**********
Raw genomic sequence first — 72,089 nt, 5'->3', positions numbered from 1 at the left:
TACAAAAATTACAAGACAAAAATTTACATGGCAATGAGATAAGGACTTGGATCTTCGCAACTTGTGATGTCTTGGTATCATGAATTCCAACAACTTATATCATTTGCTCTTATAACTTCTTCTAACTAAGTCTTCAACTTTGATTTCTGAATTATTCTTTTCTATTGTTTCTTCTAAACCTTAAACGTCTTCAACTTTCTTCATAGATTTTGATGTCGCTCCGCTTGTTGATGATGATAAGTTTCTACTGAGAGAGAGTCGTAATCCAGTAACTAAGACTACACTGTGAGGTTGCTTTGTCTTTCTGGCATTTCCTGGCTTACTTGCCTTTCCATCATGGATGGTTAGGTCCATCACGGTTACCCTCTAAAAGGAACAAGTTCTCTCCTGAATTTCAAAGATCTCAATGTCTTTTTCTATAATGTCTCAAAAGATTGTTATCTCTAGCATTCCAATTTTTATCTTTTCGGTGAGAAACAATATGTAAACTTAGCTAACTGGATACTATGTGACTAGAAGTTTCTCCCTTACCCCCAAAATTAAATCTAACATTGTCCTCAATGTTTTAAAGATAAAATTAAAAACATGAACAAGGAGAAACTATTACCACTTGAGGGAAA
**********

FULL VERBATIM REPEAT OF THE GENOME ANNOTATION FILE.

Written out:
Raw genomic sequence first — 72,089 nt, 5'->3', positions numbered from 1 at the left:
TACAAAAATTACAAGACAAAAATTTACATGGCAATGAGATAAGGACTTGGATCTTCGCAACTTGTGATGTCTTGGTATCATGAATTCCAACAACTTATATCATTTGCTCTTATAACTTCTTCTAACTAAGTCTTCAACTTTGATTTCTGAATTATTCTTTTCTATTGTTTCTTCTAAACCTTAAACGTCTTCAACTTTCTTCATAGATTTTGATGTCGCTCCGCTTGTTGATGATGATAAGTTTCTACTGAGAGAGAGTCGTAATCCAGTAACTAAGACTACACTGTGAGGTTGCTTTGTCTTTCTGGCATTTCCTGGCTTACTTGCCTTTCCATCATGGATGGTTAGGTCCATCACGGTTACCCTCTAAAAGGAACAAGTTCTCTCCTGAATTTCAAAGATCTCAATGTCTTTTTCTATAATGTCTCAAAAGATTGTTATCTCTAGCATTCCAATTTTTATCTTTTCGGTGAGAAACAATATGTAAACTTAGCTAACTGGATACTATGTGACTAGAAGTTTCTCCCTTACCCCCAAAATTAAATCTAACATTGTCCTCAATGTTTTAAAGATAAAATTAAAAACATGAACAAGGAGAAACTATTACCACTTGAGGGAAA